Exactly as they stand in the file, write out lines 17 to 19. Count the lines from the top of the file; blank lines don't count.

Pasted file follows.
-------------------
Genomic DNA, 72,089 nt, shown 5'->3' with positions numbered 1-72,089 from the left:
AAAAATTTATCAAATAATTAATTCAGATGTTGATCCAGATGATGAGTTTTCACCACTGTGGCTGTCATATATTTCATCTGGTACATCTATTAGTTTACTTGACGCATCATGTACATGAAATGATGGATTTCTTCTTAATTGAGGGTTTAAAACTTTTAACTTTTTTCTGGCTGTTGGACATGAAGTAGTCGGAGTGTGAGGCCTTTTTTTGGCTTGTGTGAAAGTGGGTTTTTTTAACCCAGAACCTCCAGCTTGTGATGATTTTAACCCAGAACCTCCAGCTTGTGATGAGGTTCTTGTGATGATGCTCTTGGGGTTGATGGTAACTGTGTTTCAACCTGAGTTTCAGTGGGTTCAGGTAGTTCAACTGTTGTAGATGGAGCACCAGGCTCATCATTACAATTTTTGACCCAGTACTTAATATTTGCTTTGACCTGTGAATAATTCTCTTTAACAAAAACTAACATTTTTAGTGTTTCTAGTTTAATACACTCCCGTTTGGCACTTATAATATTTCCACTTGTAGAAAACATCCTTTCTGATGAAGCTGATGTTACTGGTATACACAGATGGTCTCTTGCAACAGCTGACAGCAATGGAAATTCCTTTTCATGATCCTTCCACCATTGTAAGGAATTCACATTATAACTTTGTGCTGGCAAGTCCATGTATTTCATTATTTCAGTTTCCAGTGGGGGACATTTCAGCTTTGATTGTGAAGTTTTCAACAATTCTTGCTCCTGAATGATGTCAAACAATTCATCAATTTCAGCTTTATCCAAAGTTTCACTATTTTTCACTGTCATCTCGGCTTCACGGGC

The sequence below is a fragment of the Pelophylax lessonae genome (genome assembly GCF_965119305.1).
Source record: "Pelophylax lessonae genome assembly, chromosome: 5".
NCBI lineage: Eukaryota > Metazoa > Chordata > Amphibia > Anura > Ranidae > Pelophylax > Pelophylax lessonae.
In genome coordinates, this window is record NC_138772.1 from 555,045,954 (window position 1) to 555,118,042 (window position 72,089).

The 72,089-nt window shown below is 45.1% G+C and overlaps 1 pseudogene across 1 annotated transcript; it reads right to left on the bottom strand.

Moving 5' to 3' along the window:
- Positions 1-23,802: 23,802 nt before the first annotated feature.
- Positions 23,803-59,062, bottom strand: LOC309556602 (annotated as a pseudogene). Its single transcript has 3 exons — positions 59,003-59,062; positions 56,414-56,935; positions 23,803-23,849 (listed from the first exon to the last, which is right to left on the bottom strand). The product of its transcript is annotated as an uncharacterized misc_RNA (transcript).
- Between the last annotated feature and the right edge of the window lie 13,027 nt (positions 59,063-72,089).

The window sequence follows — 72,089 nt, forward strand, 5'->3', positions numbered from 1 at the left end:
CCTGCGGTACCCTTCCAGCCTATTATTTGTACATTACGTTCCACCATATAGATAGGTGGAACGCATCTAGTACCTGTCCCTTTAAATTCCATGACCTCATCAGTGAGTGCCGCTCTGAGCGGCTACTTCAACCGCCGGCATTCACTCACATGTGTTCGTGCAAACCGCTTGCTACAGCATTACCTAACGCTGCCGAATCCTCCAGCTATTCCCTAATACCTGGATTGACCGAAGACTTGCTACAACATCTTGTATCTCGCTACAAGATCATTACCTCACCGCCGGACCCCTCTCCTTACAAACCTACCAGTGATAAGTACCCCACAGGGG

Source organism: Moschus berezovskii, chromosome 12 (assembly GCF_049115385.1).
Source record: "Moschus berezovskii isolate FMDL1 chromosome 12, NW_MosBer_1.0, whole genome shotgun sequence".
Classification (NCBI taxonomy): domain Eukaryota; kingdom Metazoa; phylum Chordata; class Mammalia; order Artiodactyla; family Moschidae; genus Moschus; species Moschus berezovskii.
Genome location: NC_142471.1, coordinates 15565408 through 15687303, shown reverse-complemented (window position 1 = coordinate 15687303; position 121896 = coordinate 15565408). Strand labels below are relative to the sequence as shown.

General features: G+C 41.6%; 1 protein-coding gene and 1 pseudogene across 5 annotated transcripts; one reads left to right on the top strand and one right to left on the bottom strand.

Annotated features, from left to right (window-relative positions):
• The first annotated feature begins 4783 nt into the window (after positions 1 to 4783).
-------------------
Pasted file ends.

Genome location: NC_142471.1, coordinates 15565408 through 15687303, shown reverse-complemented (window position 1 = coordinate 15687303; position 121896 = coordinate 15565408). Strand labels below are relative to the sequence as shown.

General features: G+C 41.6%; 1 protein-coding gene and 1 pseudogene across 5 annotated transcripts; one reads left to right on the top strand and one right to left on the bottom strand.

Annotated features, from left to right (window-relative positions):